Typical of most of our projects we mine the potential of the banal. We dissect the design brief, by-law and building code requirements, site restrictions, budget, etc. to find hidden potential that can begin to inform our design.
With bv20 we discovered multiple challenges and opportunities such as 20 feet of elevation change from the north west to the south east corner of the site, restrictive setbacks and height limits, stringent landscape and amenity space requirements and a ‘community-centric’ ARP (Area Redevelopment Plan) that advocated for vibrant social spaces and ‘knowing your neighbor’.
We began developing massing models that took advantage of the site’s steep slope by placing the parkade at grade, which pushes the rear units of the building up resulting in a terracing effect that helps to democratize light and view for most of the units. We shifted the density between the north and south property lines to accommodate differing height restrictions, creating essentially three ‘bar buildings’ that could be programed with different housing types. Offsetting and sloping these three bars provides for a generous exterior amenityscape.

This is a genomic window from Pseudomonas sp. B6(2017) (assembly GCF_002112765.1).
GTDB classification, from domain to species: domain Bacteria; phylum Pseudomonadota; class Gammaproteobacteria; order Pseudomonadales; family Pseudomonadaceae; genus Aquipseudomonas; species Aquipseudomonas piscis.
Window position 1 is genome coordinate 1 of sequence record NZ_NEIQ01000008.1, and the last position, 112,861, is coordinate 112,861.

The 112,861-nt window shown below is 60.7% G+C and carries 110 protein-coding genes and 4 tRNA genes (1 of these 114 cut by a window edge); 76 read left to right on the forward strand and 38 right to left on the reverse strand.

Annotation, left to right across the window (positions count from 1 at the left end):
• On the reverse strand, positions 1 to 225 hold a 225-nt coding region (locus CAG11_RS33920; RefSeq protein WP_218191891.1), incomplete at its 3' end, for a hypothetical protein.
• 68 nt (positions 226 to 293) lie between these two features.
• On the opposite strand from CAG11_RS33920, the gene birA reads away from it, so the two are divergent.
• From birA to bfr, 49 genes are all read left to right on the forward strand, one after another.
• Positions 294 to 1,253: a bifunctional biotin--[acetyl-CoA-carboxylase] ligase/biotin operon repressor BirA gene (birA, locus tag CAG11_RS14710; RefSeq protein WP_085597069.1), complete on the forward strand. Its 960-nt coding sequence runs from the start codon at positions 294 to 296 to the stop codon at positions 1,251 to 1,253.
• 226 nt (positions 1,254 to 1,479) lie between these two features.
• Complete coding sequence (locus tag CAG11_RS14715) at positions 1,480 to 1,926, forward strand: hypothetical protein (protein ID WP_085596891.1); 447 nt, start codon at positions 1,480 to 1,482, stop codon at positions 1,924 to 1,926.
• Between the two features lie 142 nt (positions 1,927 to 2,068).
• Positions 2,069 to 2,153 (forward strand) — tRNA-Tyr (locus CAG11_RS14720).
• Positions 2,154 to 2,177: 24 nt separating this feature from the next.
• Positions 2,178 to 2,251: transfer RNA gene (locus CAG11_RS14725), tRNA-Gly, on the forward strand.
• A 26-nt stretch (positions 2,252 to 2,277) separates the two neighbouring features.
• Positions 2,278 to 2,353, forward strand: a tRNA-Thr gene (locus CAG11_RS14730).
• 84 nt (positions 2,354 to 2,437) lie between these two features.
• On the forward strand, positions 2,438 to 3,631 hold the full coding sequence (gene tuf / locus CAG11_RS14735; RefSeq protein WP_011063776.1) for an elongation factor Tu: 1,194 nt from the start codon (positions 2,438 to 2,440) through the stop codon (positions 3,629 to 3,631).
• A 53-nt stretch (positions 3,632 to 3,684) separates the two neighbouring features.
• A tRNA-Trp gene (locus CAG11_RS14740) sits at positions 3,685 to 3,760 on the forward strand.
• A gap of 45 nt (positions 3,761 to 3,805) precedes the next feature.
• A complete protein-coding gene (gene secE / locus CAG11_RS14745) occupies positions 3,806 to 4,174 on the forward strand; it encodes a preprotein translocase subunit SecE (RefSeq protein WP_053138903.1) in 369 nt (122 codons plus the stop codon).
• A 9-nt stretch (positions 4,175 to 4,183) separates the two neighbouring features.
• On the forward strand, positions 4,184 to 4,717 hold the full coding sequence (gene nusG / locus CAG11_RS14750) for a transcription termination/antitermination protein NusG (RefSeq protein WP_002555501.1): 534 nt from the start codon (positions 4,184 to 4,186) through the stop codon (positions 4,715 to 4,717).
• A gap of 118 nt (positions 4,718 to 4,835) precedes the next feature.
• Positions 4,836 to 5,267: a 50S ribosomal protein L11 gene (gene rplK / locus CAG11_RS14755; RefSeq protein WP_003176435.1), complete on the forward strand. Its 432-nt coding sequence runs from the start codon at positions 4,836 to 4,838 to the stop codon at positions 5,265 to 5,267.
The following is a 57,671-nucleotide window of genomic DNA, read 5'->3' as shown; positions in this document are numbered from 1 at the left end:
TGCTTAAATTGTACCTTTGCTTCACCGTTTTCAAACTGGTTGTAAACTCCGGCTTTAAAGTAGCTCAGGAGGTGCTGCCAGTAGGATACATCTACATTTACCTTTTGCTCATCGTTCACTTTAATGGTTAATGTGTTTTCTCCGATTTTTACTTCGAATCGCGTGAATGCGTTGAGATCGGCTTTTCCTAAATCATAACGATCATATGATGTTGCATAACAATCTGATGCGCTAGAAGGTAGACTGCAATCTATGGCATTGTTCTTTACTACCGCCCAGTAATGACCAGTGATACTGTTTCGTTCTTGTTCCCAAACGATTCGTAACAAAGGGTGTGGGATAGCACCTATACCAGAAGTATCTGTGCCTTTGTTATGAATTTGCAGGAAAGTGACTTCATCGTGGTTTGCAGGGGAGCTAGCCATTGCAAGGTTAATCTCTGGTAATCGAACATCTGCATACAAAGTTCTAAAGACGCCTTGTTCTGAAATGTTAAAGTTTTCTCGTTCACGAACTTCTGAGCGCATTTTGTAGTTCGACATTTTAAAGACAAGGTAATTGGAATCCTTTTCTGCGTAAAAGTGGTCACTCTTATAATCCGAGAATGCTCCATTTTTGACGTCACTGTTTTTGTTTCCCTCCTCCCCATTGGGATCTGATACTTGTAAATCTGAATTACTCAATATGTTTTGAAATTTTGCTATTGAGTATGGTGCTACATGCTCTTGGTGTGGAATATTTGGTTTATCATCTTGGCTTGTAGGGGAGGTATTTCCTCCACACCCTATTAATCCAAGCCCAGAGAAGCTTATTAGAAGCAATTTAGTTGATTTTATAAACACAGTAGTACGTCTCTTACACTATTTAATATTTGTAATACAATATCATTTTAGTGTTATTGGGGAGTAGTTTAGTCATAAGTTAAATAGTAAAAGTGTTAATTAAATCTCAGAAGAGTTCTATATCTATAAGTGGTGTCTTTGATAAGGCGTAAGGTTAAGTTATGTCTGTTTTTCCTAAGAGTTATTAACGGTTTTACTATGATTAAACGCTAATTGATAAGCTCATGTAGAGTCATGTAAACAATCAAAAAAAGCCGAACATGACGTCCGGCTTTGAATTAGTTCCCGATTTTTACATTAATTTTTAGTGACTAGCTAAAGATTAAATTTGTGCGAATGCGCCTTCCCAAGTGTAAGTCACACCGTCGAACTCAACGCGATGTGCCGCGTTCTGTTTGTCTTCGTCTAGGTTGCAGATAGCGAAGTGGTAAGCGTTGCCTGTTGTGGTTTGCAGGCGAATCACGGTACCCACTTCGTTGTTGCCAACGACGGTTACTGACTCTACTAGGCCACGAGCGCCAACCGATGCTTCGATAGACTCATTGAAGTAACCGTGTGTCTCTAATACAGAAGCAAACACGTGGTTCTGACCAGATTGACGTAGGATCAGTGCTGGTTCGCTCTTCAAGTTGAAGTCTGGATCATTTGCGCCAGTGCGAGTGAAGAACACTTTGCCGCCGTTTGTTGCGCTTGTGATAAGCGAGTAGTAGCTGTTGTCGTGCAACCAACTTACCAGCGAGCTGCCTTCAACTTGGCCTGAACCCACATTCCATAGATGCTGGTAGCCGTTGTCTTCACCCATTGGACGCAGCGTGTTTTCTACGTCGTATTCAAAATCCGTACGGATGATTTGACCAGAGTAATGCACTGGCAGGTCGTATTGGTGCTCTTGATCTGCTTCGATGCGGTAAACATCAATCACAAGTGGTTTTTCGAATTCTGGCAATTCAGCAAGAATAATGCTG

Together these formal moves allowed us to provide a diversity of housing types (towhhome, loft and flat), increase access to light and view for each unit, and perhaps most critically, turned what could’ve been a consortium of mono-functional flat roofs into a polyvalent roofscape or amenityscape. This amenityscape, while satisfying the stringent landscape and amenity space requirements, introduces urban horticulture in the form of private gardens, vegetative roofs, apiaries, etc. at a scale previously unknown to inner-city living in Calgary. It also forms a place that encourages spontaneous interaction amongst the buildings inhabitants, a place to walk the dog or get a breath of fresh air.